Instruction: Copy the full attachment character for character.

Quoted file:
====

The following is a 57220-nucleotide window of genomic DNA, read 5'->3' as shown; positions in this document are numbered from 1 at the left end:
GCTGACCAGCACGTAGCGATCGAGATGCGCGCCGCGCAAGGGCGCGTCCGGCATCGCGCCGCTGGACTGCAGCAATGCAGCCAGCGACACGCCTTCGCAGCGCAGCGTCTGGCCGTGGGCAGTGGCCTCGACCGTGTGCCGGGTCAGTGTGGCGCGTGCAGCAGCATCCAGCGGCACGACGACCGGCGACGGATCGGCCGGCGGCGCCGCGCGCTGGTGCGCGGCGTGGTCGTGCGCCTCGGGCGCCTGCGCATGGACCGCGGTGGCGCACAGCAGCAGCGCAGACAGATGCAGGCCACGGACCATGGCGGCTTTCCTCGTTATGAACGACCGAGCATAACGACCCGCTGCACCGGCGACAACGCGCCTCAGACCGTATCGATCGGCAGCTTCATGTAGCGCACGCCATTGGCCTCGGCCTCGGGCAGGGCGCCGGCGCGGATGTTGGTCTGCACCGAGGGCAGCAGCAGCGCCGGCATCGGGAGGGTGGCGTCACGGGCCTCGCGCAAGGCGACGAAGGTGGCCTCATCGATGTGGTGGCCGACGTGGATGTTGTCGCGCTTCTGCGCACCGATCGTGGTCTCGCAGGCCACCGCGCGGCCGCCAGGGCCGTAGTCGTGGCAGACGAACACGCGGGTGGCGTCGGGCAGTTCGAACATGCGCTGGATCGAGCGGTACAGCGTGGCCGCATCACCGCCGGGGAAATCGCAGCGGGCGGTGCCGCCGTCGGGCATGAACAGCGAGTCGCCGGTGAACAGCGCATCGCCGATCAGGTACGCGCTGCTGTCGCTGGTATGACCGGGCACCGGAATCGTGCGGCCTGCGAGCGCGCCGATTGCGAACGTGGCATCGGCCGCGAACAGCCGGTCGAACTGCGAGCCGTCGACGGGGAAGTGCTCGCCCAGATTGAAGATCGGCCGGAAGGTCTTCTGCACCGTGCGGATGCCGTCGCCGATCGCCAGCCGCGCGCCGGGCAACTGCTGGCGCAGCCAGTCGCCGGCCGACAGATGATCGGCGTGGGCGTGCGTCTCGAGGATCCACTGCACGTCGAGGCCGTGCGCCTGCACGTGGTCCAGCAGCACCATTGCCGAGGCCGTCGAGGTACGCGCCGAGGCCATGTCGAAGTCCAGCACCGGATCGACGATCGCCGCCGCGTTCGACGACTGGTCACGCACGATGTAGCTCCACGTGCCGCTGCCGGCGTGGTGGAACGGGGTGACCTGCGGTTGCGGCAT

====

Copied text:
The following is a 57220-nucleotide window of genomic DNA, read 5'->3' as shown; positions in this document are numbered from 1 at the left end:
GCTGACCAGCACGTAGCGATCGAGATGCGCGCCGCGCAAGGGCGCGTCCGGCATCGCGCCGCTGGACTGCAGCAATGCAGCCAGCGACACGCCTTCGCAGCGCAGCGTCTGGCCGTGGGCAGTGGCCTCGACCGTGTGCCGGGTCAGTGTGGCGCGTGCAGCAGCATCCAGCGGCACGACGACCGGCGACGGATCGGCCGGCGGCGCCGCGCGCTGGTGCGCGGCGTGGTCGTGCGCCTCGGGCGCCTGCGCATGGACCGCGGTGGCGCACAGCAGCAGCGCAGACAGATGCAGGCCACGGACCATGGCGGCTTTCCTCGTTATGAACGACCGAGCATAACGACCCGCTGCACCGGCGACAACGCGCCTCAGACCGTATCGATCGGCAGCTTCATGTAGCGCACGCCATTGGCCTCGGCCTCGGGCAGGGCGCCGGCGCGGATGTTGGTCTGCACCGAGGGCAGCAGCAGCGCCGGCATCGGGAGGGTGGCGTCACGGGCCTCGCGCAAGGCGACGAAGGTGGCCTCATCGATGTGGTGGCCGACGTGGATGTTGTCGCGCTTCTGCGCACCGATCGTGGTCTCGCAGGCCACCGCGCGGCCGCCAGGGCCGTAGTCGTGGCAGACGAACACGCGGGTGGCGTCGGGCAGTTCGAACATGCGCTGGATCGAGCGGTACAGCGTGGCCGCATCACCGCCGGGGAAATCGCAGCGGGCGGTGCCGCCGTCGGGCATGAACAGCGAGTCGCCGGTGAACAGCGCATCGCCGATCAGGTACGCGCTGCTGTCGCTGGTATGACCGGGCACCGGAATCGTGCGGCCTGCGAGCGCGCCGATTGCGAACGTGGCATCGGCCGCGAACAGCCGGTCGAACTGCGAGCCGTCGACGGGGAAGTGCTCGCCCAGATTGAAGATCGGCCGGAAGGTCTTCTGCACCGTGCGGATGCCGTCGCCGATCGCCAGCCGCGCGCCGGGCAACTGCTGGCGCAGCCAGTCGCCGGCCGACAGATGATCGGCGTGGGCGTGCGTCTCGAGGATCCACTGCACGTCGAGGCCGTGCGCCTGCACGTGGTCCAGCAGCACCATTGCCGAGGCCGTCGAGGTACGCGCCGAGGCCATGTCGAAGTCCAGCACCGGATCGACGATCGCCGCCGCGTTCGACGACTGGTCACGCACGATGTAGCTCCACGTGCCGCTGCCGGCGTGGTGGAACGGGGTGACCTGCGGTTGCGGCAT